Even watching a bike race is free. They are held on public roads without grandstands, corporate boxes or season tickets, so anyone can go and watch at no cost. Last year alone, the Tour de France had around 11 million people lining the road to watch the race go by. All for free!

If you want to watch a football match, you have to spend a relatively large amount of money to get a seat in the grandstand where you may just about need binoculars to make out the players. Even if you want to watch the game live on television, you need to pay for a subscription channel or fight for a seat at a local bar that is showing the match. In cycling, you get within arm’s reach of the riders and even foolishly run beside them in the mountains... all for free!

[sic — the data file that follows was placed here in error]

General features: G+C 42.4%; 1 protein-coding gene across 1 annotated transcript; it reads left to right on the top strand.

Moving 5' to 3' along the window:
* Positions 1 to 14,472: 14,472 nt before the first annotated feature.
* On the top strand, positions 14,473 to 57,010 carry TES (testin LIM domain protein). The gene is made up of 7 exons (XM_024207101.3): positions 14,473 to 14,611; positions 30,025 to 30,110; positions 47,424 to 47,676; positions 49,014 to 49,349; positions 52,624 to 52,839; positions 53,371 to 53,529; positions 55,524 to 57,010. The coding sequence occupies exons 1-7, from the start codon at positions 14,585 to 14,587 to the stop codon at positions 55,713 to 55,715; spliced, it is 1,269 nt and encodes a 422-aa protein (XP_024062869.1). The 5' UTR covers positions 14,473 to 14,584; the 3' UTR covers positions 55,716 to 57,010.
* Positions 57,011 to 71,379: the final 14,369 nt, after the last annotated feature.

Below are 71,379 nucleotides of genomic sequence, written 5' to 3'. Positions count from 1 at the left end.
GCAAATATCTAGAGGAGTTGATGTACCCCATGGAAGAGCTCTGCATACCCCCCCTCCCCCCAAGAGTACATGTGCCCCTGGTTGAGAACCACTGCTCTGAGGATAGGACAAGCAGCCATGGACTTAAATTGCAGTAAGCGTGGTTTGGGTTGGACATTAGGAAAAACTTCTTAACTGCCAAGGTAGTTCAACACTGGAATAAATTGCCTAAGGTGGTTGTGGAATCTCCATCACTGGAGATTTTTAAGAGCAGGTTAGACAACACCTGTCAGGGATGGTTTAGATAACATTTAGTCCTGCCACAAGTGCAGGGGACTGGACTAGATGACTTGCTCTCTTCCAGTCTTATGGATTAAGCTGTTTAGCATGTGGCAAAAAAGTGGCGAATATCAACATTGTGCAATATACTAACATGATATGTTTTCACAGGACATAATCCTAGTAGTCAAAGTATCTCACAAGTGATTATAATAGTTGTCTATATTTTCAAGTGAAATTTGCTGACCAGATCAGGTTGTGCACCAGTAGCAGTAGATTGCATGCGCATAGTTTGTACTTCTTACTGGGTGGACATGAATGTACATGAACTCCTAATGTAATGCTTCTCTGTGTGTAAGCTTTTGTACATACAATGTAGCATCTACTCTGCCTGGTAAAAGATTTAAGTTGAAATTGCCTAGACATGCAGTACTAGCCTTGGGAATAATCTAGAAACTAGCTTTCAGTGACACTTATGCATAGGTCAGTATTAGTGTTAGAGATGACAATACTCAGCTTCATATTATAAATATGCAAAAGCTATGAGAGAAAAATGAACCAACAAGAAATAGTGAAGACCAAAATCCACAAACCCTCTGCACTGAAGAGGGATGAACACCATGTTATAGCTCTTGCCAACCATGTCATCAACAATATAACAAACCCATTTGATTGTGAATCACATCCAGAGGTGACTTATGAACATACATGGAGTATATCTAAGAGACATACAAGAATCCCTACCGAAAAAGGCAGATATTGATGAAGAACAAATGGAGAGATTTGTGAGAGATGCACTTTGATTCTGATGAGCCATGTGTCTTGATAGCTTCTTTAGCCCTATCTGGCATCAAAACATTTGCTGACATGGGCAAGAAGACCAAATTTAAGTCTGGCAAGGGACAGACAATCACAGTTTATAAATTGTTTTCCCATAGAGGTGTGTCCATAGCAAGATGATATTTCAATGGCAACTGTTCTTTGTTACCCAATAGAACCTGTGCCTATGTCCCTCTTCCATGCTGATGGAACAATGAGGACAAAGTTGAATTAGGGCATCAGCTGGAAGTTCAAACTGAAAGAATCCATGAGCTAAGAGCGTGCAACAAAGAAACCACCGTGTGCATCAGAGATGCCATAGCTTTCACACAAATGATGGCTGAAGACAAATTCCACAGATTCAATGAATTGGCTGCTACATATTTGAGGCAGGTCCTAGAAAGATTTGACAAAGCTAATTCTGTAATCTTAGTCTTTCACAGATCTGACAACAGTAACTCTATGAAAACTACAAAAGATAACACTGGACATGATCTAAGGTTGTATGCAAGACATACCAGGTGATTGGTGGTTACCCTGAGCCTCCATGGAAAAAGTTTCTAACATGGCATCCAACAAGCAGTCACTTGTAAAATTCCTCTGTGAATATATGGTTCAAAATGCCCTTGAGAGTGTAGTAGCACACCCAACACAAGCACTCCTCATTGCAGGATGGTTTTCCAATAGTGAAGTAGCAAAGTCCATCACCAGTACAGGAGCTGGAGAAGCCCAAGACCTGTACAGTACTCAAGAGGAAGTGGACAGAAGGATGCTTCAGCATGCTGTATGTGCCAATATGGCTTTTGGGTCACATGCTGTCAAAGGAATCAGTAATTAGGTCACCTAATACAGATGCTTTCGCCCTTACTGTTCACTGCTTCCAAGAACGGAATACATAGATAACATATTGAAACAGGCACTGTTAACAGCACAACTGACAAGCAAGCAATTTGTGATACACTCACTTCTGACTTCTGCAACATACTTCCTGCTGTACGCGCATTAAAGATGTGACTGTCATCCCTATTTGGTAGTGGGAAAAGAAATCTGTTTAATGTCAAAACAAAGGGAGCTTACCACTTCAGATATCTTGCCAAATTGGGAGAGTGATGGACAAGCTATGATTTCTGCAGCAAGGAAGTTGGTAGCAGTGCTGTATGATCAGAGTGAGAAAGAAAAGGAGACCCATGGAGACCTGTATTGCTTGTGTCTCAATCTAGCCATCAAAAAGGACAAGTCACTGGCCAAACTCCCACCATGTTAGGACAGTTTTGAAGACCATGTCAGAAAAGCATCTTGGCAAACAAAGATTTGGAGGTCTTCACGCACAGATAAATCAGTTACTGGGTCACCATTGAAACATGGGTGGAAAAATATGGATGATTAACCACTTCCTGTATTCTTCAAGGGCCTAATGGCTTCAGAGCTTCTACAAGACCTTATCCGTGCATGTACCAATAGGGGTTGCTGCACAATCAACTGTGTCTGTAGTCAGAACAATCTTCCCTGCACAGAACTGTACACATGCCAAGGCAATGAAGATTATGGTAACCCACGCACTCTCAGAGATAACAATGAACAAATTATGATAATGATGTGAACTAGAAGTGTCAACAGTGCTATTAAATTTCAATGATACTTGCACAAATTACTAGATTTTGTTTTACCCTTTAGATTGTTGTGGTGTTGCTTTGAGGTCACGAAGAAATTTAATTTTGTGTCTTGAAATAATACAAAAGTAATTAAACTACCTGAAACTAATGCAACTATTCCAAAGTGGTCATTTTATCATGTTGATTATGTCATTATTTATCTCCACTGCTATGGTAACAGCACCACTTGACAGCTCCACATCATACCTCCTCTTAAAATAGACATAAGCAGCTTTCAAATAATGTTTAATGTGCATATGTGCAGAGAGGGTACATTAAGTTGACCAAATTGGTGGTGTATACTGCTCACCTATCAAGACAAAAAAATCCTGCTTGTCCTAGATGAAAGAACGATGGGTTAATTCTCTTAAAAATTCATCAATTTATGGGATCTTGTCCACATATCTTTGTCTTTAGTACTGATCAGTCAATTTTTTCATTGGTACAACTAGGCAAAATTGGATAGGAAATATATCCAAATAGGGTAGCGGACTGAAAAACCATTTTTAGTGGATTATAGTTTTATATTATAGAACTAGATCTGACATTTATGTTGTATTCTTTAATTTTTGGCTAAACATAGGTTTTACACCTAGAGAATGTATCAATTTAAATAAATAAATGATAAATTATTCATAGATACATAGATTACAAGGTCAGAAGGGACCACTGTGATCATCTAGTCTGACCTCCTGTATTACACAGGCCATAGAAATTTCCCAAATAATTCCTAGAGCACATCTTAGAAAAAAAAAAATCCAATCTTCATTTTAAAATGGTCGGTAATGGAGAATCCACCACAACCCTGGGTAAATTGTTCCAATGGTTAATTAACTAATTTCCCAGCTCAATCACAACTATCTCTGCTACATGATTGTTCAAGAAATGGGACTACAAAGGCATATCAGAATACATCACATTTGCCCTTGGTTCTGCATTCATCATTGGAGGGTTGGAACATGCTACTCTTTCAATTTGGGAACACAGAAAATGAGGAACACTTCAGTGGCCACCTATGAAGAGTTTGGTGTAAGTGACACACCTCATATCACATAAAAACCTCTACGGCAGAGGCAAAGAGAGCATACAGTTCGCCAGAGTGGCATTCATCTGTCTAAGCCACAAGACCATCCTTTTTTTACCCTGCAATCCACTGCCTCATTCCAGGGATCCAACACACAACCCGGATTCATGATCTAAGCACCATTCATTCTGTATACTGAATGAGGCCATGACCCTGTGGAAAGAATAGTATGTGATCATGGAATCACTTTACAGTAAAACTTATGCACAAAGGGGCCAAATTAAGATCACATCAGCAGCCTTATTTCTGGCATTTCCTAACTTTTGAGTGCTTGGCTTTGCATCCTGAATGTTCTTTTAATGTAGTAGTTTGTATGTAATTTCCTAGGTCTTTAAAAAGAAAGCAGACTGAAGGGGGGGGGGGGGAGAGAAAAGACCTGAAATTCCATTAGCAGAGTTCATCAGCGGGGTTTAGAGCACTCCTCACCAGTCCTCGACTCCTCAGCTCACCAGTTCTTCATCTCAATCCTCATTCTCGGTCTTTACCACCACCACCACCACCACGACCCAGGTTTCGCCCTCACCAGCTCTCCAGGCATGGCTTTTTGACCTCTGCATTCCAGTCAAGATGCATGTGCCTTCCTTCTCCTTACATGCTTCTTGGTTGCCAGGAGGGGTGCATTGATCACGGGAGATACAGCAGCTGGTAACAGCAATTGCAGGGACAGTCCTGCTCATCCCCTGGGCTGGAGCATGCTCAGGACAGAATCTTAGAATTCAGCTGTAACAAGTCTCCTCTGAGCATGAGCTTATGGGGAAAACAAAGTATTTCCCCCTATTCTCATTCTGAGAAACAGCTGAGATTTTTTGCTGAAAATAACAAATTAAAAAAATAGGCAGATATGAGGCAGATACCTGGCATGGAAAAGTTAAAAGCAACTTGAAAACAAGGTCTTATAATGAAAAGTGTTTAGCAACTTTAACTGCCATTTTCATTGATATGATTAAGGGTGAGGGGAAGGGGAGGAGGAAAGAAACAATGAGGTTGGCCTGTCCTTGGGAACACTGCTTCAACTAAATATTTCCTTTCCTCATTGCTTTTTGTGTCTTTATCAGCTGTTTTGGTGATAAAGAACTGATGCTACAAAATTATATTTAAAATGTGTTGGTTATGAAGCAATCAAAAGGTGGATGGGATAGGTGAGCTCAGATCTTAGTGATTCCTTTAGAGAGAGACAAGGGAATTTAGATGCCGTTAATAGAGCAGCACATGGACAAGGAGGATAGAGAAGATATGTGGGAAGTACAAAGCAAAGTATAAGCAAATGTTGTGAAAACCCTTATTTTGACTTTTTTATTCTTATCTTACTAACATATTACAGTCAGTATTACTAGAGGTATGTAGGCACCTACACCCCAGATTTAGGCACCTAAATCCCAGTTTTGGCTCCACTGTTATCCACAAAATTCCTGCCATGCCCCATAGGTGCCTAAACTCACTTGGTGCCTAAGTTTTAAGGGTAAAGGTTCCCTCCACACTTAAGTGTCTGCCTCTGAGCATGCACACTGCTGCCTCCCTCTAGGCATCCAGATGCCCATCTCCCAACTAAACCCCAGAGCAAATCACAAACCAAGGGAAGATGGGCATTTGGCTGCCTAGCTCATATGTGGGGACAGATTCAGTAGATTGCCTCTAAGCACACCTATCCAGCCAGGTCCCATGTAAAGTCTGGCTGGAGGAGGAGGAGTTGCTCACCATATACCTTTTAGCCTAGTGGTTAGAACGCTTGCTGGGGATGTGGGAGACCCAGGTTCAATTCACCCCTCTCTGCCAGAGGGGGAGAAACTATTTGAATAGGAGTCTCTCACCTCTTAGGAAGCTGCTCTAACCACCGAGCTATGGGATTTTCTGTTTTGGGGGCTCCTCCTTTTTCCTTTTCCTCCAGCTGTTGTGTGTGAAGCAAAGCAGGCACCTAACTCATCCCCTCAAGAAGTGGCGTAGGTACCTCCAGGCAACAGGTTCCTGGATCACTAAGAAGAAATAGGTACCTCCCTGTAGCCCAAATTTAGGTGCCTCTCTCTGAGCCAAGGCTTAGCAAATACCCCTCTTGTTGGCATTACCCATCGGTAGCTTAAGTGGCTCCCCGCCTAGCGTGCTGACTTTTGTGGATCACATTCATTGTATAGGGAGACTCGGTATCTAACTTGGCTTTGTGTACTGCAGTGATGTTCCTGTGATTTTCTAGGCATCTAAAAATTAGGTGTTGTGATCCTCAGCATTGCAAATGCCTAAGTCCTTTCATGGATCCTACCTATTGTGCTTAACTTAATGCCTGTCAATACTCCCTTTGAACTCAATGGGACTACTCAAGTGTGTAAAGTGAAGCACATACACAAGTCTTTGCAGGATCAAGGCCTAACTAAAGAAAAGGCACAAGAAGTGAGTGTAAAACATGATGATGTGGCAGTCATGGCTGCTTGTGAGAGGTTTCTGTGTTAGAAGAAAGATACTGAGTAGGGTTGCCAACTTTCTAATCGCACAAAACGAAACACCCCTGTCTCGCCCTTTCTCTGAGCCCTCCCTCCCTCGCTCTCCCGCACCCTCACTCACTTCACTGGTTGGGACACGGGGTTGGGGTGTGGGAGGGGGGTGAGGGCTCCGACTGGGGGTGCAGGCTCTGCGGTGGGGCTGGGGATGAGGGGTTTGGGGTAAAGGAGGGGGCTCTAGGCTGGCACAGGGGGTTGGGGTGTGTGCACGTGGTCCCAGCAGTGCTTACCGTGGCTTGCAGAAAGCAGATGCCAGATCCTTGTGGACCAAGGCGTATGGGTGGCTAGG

Even with cycling’s lengthy history, it is still growing in popularity around the world. While it is free and easily accessible, it is still a sport that is commercially underdeveloped, and this does not work in its favour.

In sports like football, they have a business model that allows the teams to essentially operate as a business. Football teams cover their costs by selling tickets to their matches. They sell merchandise like jerseys, flags, banners and sports equipment. They charge other companies money to endorse their products and put their logo on pretty much anything. Many leagues sell the TV rights to their matches do to make money. This allows football teams to be profitable and team owners to earn a profit or invest back into the team to buy better players, staff, and equipment so the next year can be even more successful.

In professional cycling, teams cannot do this. There is no stadium or venue for teams to charge an entry fee. The teams do not produce the equipment or the clothing, so they do not make money from sales. The teams do not organise the races, so they do not make money from the television rights to those races.